RAMA supports BEE labelling programme, clarifies on recent CSE Report

Posted by: at 8/17/2016 01:03:00 am
Refrigeration and Airconditioning Manufacturers’ Association (RAMA)

Mumbai August 17, 2016 : Refrigeration and Airconditioning Manufacturers’ Association (RAMA) is committed to and whole-heartedly supports the Bureau of Energy Efficiency (BEE) labelling programme, and seeks to clarify on the Centre for Science and Environment (CSE) Report dated July 27, 2016 that was published by PTI and several other publications. The CSE report in question claims that the       5-star split air conditioner becomes ‘energy-inefficient’ when the temperature soars over 40°C and becomes worse than a 2 or 1-star air conditioner.
 RAMA supports BEE labelling programme, clarifies on recent CSE Report

Affiliated to the Confederation of Indian Industry (CII), Refrigeration and Airconditioning Manufacturers’ Association (RAMA) is the apex forum of industry leaders and representatives of major manufacturers, inclusive of multinationals, in the refrigeration and air conditioning industry in India. Given the low penetration levels despite a huge market potential for air conditioning and refrigeration products in India, RAMA plays a pivotal role in ensuring that the industry not only grows at a high rate, but also delivers globally competitive products and services. 

It is an established global practice to regulate the performance of products, in terms of efficiency and safety, to safeguard consumer interests. With the increase in demand for various electrically-operated appliances and the related surge in electrical energy requirements, developed countries regulate and classify these products in bands for energy-efficiency. This empowers the customer to take an informed choice with respect to the requisite appliance, based on need as well as affordability. Over recent years, this practice has been adopted increasingly by several developing countries. India has also implemented the labelling programme regulated by Bureau of Energy Efficiency (BEE) under the Ministry of Power.

The air conditioner is amongst the several appliances which are covered under the labelling programme. With its vast resource pool of expertise and experience, RAMA, in conjunction with BEE, launched the first voluntary labelling programme in 2008, which became mandatory from 2010. Keeping in mind the availability of technology, as well as affordability of the Indian customers and their aspirations, it was decided to increase the energy efficiency standards progressively at a regular interval of two years. This labelling programme has been designed to classify air conditioners from 1-star to 5-star, 1-star being the lowest energy efficient and 5-star being the highest efficient. Progressively, the emphasis has been on augmenting the energy efficiency levels within each band, and from 2010 to 2014, the energy efficiency quotient has increased by an average of 14%, for each star-rating. The test methodology involved has been well defined in the labelling programme, and is based on Bureau of India Standards (BIS), which is the apex body of formulating standards under the aegis of the Ministry of Consumer Affairs, Food & Public Distribution. Thus, it is a well-recognised reference standard in the industry for testing and comparison of products, based on performance levels, and these standards are advanced as per the country’s needs, from time-to-time.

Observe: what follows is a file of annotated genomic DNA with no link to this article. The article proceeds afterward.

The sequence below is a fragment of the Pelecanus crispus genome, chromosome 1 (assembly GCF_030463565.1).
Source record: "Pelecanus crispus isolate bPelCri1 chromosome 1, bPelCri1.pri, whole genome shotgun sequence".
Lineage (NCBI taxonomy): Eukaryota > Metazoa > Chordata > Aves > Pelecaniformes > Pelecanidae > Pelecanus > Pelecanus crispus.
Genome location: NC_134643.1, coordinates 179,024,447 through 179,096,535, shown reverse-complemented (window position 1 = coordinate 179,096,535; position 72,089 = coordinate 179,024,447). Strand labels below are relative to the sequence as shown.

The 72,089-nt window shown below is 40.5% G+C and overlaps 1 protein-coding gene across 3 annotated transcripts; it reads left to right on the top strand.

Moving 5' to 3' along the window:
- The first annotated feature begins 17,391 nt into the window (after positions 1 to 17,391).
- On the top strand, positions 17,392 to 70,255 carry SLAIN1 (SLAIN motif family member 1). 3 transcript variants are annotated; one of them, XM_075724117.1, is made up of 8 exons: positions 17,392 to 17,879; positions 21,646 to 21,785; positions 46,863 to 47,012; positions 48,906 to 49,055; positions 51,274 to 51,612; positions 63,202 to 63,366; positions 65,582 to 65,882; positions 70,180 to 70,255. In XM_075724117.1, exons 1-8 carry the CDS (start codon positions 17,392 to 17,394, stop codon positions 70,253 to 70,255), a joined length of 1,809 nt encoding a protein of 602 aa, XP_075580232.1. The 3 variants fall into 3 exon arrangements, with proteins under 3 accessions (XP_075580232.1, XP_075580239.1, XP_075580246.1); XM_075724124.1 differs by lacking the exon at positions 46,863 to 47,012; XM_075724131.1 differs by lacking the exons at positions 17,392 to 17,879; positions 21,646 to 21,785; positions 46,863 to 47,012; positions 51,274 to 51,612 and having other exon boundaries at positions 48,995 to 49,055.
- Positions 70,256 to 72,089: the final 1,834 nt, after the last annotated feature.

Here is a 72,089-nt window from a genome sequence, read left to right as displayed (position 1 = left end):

RAMA affirms that the CSE report in question will create confusion in the minds of the customers since it furnishes skewed information. It is a well-researched fact that the power consumption of air conditioners will increase with rise in the ambient temperature, and will decrease with a drop in the ambient temperature. So, for a given increase in temperature, the power consumption of a 5-star air conditioner will be lower than that of a 1-star machine due to the technological efficiency of the machine with a higher star rating. This can be compared to the fuel consumption of a vehicle which consumes less fuel on a plain road, as compared to driving up a gradient. 

Moreover, in 2015, BEE decided to adopt a new methodology of testing, for inverter and fixed speed air conditioners, with respect to each temperature band, in which an air conditioner operates. After a detailed study, a band of 24°C- 43°C was adopted, which covers 98% of the temperature zones in the country. India will be the first to adopt a common labelling programme named the Indian Seasonal Energy Efficiency Ratio (ISEER) for fixed speed and inverter air conditioners. BEE and RAMA have worked in conjunction towards this objective, keeping consumer interests paramount. This process that will be followed for testing and performance is based on ISO standards, and is mandated to be adopted from 2018.

ISEER calculates efficiency as a ratio of the total amount of heat that an air conditioner can remove from indoor air in a year to the total annual amount of energy consumed by the air conditioner. Therefore, it rates air conditioners based on how much power they consume to cool a certain amount of air. So, a more efficient AC will use less power to cool a given space than a less efficient one. The higher the ISEER awarded to an air conditioner, the more energy efficient it is. With this ISEER rating system, the argument in the CSE Report, anyway, will not hold relevance.

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